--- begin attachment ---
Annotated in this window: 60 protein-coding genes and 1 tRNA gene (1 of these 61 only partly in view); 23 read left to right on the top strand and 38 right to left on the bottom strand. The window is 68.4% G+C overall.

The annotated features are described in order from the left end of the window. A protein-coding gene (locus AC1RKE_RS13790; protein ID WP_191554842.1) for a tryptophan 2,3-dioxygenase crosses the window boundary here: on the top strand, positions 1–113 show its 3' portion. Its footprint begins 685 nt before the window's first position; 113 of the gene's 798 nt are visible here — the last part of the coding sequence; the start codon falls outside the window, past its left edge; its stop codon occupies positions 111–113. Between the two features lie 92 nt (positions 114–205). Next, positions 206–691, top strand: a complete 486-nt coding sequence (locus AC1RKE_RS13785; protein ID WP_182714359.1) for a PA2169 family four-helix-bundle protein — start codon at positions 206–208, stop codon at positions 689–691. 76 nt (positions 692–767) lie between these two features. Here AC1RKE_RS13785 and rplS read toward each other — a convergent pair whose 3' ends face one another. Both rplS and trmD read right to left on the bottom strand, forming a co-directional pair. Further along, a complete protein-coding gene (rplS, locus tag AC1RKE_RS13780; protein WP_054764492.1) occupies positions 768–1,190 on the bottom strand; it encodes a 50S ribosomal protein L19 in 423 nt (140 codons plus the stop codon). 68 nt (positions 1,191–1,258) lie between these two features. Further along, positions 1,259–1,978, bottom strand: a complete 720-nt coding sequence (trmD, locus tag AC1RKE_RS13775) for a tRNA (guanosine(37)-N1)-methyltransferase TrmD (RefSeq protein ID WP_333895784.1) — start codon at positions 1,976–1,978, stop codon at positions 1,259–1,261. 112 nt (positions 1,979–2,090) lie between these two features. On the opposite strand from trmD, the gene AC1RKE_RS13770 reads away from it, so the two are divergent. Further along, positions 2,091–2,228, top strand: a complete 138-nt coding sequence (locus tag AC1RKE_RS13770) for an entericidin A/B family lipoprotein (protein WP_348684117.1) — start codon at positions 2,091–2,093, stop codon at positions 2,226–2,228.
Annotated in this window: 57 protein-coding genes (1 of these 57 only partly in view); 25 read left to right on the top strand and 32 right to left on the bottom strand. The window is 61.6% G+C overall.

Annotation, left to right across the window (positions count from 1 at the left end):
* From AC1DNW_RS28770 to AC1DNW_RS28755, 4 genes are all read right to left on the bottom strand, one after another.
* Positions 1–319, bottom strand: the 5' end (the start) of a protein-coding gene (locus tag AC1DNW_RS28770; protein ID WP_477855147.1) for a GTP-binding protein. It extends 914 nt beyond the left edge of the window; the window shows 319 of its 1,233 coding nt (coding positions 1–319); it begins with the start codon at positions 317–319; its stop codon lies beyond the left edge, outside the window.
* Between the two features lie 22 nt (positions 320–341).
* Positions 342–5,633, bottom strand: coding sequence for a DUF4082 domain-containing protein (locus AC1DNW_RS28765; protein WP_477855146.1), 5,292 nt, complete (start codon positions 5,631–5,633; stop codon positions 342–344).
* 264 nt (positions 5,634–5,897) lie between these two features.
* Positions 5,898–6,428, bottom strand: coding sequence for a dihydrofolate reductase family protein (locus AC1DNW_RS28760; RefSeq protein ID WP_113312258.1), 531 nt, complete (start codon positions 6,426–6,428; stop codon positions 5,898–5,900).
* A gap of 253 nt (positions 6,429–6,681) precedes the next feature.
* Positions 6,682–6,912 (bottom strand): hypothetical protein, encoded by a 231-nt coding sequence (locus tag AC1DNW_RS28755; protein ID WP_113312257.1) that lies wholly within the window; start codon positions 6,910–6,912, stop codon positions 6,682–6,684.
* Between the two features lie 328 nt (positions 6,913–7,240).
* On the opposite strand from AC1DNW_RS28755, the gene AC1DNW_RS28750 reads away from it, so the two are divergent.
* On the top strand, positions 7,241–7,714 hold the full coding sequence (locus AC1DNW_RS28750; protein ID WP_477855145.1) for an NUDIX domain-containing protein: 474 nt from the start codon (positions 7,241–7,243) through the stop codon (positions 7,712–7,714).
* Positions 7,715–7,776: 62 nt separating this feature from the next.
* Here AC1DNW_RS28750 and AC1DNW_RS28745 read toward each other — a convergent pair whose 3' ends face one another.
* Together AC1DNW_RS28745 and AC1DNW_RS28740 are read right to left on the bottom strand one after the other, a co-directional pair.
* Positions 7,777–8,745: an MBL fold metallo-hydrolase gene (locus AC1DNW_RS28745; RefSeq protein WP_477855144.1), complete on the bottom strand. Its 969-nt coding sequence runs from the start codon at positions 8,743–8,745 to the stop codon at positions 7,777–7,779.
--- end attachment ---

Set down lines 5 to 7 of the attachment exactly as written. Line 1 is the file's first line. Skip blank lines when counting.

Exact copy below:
* From AC1DNW_RS28770 to AC1DNW_RS28755, 4 genes are all read right to left on the bottom strand, one after another.
* Positions 1–319, bottom strand: the 5' end (the start) of a protein-coding gene (locus tag AC1DNW_RS28770; protein ID WP_477855147.1) for a GTP-binding protein. It extends 914 nt beyond the left edge of the window; the window shows 319 of its 1,233 coding nt (coding positions 1–319); it begins with the start codon at positions 317–319; its stop codon lies beyond the left edge, outside the window.
* Between the two features lie 22 nt (positions 320–341).